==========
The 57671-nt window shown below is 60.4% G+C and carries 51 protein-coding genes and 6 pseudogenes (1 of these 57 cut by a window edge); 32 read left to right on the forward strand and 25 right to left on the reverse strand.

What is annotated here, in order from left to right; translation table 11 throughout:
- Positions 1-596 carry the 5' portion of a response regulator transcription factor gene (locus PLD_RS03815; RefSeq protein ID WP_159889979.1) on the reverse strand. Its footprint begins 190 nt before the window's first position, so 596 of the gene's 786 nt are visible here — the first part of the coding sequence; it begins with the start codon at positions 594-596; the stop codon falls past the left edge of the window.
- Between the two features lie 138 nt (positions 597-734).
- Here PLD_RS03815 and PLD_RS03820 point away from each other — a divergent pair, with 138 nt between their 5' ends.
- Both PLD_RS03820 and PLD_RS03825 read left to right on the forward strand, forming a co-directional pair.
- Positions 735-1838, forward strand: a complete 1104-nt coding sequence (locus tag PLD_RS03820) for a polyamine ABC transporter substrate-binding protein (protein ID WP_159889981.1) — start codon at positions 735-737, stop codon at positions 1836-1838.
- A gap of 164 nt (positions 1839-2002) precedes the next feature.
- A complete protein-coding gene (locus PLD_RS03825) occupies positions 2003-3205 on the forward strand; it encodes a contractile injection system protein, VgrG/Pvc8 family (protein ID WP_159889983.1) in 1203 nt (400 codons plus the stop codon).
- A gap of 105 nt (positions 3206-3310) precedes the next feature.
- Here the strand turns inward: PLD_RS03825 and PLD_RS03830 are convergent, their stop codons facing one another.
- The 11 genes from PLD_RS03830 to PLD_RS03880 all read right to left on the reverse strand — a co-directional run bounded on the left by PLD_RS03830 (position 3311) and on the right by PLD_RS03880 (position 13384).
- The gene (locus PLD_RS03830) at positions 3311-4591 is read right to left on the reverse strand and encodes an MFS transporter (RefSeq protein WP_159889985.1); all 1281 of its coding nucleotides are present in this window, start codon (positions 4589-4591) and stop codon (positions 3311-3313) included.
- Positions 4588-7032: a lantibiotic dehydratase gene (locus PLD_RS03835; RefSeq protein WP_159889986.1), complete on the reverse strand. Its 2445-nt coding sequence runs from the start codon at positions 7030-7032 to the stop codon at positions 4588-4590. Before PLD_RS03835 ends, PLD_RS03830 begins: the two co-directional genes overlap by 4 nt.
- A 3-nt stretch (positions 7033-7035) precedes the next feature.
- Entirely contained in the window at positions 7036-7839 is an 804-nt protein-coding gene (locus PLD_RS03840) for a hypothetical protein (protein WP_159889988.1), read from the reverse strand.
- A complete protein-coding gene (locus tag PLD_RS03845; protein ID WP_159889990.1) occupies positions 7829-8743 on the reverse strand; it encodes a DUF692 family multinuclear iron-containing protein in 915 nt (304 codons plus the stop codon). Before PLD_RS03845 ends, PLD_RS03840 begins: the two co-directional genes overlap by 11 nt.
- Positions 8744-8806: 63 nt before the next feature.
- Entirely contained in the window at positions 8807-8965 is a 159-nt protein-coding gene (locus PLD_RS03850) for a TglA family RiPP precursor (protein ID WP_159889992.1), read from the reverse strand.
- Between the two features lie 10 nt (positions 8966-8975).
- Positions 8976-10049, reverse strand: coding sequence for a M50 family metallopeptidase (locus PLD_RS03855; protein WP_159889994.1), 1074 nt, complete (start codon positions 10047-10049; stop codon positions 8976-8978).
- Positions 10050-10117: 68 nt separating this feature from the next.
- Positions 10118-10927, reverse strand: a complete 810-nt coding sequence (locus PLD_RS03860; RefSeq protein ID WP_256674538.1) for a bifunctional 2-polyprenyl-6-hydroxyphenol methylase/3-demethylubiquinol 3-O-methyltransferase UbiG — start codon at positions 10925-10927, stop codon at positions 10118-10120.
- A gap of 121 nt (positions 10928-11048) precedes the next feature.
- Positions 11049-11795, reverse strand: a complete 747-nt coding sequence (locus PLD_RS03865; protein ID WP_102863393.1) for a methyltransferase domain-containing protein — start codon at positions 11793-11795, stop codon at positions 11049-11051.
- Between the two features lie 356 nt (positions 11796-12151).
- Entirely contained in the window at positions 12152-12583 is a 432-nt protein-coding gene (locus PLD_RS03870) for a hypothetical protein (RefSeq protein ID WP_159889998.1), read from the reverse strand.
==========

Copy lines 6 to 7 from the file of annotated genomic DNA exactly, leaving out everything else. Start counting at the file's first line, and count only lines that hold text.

- Both PLD_RS03820 and PLD_RS03825 read left to right on the forward strand, forming a co-directional pair.
- Positions 735-1838, forward strand: a complete 1104-nt coding sequence (locus tag PLD_RS03820) for a polyamine ABC transporter substrate-binding protein (protein ID WP_159889981.1) — start codon at positions 735-737, stop codon at positions 1836-1838.